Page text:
U.S. dollar futures are correcting lower this week after last week’s move to the upside. New highs were in place early this week, as the dollar continues to benefit from a relatively-strong U.S. economy. But the greenback was humbled on Tuesday when ISM manufacturing data was released at 47.8 vs expectations of 50! Anything below 50 is considered contractionary, and this was the weakest reading in 10 years. Then on Thursday, the ISM non-manufacturing number missed consensus as well, sending the dollar below 98.40. It is apparent that the U.S. is not immune to an economic slowdown. However, I believe the downside in the U.S. dollar is limited, as America remains relatively stronger than other developed economies (European PMIs were contractionary across the board).

Additionally, there is a shortage of dollar liquidity, evident in the action of the repo rate, at the same time demand for the greenback is as strong as ever. If the world economy continues to show down, the dollar is likely to catch a safe-haven bid. The trusty dollar is the currency of the world economy, and as the dominos begin to fall, demand for the USD will only grow. But a strong dollar is hurting U.S. producers, as foreign money is worth less, and U.S. goods are relatively more expensive. This will probably be reflected in Q3 earnings. The Fed’s hand will be forced when it comes to weakening the USD… but that is a tall task. Rate cuts are expected, but U.S. rates remain higher than those elsewhere in the world. Quantitative easing is a likely response to weakening economic conditions, but I believe that even QE will only weaken the dollar in the short-term, as increased supply will likely coincide with increased demand as contraction grips the world. Foreign currencies will remain depressed if dollar strength persists. But of all the major currencies, the Japanese yen is likely to fight back most successfully due to its safe-haven qualities.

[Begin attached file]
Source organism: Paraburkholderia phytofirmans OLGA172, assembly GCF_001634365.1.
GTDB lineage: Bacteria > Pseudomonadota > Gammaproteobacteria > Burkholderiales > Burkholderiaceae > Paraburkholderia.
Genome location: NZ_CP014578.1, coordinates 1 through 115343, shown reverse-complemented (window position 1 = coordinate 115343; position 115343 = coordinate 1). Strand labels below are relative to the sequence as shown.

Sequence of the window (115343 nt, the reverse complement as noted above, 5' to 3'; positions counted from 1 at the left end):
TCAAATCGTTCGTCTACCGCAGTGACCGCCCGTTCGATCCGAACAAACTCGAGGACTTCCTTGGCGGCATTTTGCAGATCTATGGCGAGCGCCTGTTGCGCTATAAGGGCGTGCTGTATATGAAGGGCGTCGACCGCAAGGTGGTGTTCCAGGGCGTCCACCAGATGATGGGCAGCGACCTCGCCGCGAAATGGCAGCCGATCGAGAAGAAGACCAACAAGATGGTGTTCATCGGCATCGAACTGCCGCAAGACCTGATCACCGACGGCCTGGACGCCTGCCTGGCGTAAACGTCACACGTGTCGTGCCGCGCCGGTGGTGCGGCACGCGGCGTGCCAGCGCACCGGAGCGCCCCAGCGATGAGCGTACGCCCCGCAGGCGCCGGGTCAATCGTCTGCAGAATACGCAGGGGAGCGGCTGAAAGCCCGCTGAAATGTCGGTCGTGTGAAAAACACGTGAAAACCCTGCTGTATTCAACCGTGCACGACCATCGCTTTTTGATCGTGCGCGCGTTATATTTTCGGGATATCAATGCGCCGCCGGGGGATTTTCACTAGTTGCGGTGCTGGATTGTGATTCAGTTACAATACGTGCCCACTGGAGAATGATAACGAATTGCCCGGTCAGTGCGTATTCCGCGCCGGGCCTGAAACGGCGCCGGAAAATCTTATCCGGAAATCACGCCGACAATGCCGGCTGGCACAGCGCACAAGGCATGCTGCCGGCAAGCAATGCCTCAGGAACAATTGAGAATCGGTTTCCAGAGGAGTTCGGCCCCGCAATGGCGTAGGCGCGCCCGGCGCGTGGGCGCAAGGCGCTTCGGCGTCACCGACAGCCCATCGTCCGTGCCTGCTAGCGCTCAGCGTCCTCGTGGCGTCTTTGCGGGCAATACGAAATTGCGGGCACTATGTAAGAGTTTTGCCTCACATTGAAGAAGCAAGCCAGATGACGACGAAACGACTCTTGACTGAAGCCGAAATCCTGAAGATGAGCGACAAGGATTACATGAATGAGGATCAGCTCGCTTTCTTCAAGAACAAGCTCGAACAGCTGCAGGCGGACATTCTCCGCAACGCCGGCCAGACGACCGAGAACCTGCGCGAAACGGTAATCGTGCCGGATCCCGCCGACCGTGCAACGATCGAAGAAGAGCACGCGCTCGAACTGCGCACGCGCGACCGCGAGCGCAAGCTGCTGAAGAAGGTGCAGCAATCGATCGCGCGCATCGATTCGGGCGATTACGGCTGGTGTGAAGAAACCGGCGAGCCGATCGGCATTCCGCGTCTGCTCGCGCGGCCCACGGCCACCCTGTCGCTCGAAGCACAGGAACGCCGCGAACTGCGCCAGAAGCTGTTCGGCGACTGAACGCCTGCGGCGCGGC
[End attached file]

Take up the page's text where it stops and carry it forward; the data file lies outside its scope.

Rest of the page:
Ian Bannon

Ian’s interest in trading began with the stock market after graduating from Purdue University with a degree in Economics and a focus in international business. A natural strength for numbers, trends, and pattern recognition, in conjunction with a curiosity to understand the big picture has enabled a desire to understand market behavior. Ian managed his own stock account before moving into the futures arena because of the wide scope of trade-able sectors and the ample amount of fundamental support behind these larger-scope markets.